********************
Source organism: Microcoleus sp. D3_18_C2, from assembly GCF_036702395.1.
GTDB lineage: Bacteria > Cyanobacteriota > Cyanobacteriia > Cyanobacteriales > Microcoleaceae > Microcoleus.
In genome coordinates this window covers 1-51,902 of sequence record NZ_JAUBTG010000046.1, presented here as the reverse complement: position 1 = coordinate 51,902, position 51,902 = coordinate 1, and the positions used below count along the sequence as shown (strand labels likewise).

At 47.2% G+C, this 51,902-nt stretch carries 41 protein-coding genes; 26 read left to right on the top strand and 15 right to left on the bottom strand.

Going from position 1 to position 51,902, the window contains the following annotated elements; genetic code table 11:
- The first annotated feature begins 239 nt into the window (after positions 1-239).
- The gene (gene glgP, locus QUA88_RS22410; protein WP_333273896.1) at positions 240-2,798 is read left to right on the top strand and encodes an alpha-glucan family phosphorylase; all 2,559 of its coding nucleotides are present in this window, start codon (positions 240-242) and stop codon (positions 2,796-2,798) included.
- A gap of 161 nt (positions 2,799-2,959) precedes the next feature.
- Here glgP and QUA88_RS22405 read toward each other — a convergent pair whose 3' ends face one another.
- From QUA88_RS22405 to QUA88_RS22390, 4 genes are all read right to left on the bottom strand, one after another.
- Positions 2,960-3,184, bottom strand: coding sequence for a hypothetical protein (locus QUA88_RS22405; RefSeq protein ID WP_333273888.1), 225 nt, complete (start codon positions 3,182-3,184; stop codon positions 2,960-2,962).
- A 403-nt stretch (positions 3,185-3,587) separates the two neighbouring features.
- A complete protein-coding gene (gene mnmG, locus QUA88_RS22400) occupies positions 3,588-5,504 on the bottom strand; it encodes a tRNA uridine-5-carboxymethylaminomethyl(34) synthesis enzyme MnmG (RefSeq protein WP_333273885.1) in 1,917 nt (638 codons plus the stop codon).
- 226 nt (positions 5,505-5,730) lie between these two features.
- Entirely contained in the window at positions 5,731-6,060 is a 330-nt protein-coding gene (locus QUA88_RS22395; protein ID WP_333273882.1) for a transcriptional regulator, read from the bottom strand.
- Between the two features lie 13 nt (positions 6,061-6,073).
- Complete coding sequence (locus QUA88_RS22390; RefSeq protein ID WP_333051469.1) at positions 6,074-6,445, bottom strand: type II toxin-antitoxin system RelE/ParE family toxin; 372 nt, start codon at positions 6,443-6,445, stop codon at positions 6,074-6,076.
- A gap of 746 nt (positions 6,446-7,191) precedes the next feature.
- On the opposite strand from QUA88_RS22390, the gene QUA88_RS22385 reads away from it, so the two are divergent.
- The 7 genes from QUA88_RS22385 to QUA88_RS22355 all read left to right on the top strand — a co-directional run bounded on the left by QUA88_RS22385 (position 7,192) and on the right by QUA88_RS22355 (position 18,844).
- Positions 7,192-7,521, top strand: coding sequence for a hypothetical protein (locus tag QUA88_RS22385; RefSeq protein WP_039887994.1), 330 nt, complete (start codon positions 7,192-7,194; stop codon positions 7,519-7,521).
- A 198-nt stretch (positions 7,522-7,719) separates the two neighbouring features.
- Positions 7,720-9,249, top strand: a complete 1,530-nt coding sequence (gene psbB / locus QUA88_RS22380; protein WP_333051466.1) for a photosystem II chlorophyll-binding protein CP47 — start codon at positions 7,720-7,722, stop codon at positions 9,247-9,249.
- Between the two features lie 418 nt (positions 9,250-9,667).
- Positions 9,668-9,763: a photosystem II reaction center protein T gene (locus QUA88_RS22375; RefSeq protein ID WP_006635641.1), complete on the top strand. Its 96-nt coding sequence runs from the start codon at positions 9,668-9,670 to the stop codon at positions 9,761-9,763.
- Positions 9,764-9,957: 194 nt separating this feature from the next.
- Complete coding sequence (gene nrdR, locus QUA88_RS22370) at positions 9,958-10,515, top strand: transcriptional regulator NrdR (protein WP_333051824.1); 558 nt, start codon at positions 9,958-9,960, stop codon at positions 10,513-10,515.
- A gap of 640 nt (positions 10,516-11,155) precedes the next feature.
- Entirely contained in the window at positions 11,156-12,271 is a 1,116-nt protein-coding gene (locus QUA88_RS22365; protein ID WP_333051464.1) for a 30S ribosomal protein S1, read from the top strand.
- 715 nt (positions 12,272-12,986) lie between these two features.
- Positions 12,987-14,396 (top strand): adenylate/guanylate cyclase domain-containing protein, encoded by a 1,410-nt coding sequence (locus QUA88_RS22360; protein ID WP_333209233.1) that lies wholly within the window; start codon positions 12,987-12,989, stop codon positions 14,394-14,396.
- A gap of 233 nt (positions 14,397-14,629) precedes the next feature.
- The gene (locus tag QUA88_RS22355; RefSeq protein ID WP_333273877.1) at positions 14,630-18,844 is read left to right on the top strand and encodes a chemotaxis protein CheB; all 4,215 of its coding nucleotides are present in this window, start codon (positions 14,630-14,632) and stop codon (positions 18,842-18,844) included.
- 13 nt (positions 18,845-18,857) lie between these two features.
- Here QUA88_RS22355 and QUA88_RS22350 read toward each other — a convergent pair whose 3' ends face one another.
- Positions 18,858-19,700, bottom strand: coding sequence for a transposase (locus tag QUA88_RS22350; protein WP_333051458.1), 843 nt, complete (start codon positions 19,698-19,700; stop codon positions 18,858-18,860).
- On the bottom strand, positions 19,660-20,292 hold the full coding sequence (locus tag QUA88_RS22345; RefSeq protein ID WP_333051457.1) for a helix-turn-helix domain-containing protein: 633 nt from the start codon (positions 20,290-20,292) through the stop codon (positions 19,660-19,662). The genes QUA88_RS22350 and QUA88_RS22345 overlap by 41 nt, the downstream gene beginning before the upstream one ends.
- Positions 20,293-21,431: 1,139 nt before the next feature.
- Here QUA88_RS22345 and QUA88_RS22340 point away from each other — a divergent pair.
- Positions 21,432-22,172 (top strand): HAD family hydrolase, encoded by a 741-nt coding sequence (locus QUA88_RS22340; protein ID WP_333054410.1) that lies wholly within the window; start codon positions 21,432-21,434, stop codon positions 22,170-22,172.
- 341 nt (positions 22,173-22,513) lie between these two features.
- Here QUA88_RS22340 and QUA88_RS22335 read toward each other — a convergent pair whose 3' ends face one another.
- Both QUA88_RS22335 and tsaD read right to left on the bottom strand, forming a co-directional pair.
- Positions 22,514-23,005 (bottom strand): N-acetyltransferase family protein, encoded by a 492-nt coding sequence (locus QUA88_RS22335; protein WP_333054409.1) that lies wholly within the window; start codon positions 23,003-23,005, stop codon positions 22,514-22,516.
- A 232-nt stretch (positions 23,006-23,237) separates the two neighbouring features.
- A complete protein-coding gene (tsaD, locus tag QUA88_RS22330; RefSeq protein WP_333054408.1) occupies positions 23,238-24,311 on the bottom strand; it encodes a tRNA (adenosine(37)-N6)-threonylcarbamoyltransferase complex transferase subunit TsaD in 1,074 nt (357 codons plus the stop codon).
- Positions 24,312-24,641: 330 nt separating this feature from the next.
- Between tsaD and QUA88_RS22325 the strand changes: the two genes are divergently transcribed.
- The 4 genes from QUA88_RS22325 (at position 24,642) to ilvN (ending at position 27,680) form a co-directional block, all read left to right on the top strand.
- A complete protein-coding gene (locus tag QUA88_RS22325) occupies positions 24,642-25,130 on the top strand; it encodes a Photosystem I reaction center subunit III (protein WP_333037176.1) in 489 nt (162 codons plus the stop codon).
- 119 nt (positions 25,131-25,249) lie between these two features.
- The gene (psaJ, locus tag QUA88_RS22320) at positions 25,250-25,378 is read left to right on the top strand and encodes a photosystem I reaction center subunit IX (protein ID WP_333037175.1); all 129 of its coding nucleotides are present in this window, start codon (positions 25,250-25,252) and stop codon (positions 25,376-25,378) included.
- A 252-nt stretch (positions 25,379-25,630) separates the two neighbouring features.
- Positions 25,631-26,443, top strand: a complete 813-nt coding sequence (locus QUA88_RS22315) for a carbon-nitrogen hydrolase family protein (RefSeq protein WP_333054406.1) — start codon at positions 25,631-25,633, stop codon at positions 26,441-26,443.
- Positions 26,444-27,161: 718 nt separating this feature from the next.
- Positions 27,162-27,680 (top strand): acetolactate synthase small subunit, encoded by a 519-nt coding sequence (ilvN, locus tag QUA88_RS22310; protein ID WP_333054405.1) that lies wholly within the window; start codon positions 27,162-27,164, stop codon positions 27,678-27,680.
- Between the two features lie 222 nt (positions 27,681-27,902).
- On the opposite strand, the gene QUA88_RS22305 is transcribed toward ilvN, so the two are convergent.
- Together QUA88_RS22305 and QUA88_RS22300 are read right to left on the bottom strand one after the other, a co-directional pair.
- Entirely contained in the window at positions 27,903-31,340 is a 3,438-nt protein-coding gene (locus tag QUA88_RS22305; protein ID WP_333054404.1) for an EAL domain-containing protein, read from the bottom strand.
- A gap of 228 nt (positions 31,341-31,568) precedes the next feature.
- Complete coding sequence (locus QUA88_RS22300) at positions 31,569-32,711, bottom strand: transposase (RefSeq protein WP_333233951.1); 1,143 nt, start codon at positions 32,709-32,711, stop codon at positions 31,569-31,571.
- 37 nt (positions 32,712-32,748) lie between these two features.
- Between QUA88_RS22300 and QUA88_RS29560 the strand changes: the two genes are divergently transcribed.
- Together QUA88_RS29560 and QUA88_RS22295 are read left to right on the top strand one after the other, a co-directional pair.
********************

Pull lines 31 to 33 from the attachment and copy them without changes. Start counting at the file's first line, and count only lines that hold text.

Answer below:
- Positions 12,987-14,396 (top strand): adenylate/guanylate cyclase domain-containing protein, encoded by a 1,410-nt coding sequence (locus QUA88_RS22360; protein ID WP_333209233.1) that lies wholly within the window; start codon positions 12,987-12,989, stop codon positions 14,394-14,396.
- A gap of 233 nt (positions 14,397-14,629) precedes the next feature.
- The gene (locus tag QUA88_RS22355; RefSeq protein ID WP_333273877.1) at positions 14,630-18,844 is read left to right on the top strand and encodes a chemotaxis protein CheB; all 4,215 of its coding nucleotides are present in this window, start codon (positions 14,630-14,632) and stop codon (positions 18,842-18,844) included.